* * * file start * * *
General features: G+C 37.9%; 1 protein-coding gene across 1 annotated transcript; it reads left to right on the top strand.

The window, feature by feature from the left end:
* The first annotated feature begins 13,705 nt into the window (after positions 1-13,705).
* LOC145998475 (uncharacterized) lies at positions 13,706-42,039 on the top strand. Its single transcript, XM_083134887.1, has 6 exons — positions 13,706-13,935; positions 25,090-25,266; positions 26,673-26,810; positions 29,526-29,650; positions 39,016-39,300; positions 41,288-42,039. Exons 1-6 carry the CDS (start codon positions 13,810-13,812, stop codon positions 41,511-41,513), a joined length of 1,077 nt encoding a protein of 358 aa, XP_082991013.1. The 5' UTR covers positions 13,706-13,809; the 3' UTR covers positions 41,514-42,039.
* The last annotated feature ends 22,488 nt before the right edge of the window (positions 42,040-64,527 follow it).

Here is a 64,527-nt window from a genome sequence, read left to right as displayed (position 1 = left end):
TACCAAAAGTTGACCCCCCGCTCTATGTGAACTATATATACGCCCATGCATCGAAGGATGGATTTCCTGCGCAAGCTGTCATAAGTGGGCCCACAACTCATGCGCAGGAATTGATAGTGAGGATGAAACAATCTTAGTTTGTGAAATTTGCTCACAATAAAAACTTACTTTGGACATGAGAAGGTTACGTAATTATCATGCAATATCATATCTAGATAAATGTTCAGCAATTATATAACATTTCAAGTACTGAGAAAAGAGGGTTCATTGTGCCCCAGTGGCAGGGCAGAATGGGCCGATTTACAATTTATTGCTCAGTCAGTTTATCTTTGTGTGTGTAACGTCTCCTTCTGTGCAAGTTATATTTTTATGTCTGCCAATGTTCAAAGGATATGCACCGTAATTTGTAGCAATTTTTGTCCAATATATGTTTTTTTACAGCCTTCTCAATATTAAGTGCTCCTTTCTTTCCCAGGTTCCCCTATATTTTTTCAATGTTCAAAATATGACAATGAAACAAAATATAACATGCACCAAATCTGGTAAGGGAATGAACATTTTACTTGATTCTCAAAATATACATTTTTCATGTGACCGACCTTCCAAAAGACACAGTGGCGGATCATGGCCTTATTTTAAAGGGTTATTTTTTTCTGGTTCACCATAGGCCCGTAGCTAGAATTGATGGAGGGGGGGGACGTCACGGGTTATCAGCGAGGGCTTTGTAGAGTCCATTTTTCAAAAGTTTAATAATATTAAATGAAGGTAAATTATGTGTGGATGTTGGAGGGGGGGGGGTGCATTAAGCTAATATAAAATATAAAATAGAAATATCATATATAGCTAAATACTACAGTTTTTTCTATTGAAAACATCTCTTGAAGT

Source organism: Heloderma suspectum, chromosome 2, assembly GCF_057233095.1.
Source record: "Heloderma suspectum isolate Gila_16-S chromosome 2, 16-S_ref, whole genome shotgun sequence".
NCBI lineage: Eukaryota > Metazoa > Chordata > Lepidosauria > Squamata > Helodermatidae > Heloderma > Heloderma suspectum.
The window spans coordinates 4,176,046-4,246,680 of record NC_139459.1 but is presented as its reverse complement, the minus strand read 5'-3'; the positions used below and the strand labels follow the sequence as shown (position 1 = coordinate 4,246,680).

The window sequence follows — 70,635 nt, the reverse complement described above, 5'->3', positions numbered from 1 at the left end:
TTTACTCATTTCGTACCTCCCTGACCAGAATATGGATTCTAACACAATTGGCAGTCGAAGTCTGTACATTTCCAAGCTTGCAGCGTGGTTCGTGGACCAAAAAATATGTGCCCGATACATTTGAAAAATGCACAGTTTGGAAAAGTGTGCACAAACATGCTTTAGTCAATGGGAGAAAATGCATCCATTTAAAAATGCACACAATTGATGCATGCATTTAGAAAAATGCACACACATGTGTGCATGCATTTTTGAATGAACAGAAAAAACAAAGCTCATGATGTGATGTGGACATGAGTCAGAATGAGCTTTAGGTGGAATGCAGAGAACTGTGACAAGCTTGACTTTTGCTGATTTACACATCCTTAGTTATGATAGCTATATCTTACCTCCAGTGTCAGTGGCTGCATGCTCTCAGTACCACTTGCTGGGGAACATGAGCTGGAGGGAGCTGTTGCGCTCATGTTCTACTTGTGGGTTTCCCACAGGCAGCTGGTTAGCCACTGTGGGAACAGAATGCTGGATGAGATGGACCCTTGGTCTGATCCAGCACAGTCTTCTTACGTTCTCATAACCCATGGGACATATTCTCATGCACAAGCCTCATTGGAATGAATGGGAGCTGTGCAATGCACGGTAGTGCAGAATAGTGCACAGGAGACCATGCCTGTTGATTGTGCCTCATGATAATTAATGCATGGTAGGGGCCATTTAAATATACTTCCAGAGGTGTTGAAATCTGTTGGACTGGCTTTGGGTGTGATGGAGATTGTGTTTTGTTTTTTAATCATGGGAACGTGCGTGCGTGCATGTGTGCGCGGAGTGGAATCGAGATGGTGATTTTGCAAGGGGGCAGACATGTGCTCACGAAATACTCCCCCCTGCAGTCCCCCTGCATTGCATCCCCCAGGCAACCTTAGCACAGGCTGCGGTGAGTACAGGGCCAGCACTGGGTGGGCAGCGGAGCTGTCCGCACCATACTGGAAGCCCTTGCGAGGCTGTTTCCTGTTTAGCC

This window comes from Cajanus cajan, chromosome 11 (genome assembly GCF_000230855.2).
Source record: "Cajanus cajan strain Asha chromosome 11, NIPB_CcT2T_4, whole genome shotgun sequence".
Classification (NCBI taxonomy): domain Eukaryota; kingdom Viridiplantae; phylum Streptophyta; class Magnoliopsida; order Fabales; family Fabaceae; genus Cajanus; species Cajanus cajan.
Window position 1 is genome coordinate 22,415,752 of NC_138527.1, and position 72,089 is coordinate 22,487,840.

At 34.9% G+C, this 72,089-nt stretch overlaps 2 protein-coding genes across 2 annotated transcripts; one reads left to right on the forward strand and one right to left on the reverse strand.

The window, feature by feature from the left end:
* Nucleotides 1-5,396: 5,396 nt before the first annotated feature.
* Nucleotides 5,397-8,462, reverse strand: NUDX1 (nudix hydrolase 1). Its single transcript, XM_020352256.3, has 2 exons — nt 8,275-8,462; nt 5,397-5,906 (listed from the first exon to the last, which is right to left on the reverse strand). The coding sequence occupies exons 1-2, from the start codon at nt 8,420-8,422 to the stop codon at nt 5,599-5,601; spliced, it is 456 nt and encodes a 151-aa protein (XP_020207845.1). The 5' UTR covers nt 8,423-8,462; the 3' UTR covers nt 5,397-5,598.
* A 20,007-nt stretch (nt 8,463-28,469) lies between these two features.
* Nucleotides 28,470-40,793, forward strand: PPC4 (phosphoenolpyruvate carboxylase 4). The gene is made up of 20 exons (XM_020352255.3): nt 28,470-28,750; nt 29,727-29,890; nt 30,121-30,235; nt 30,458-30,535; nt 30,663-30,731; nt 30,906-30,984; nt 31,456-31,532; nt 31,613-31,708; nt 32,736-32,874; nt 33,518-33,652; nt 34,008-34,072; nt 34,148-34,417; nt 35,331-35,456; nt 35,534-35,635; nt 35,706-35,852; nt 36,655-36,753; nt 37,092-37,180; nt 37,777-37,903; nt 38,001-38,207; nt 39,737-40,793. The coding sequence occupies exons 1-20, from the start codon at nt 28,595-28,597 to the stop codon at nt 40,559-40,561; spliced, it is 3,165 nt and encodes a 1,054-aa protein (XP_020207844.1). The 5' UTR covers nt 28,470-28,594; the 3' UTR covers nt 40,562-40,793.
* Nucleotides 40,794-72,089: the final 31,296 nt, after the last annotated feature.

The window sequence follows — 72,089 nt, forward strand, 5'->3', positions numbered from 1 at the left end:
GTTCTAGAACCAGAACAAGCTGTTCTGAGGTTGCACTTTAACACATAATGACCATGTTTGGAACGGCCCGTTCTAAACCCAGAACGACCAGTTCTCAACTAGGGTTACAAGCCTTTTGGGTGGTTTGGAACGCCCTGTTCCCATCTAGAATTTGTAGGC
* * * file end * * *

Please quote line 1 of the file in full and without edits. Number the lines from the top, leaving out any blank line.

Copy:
General features: G+C 37.9%; 1 protein-coding gene across 1 annotated transcript; it reads left to right on the top strand.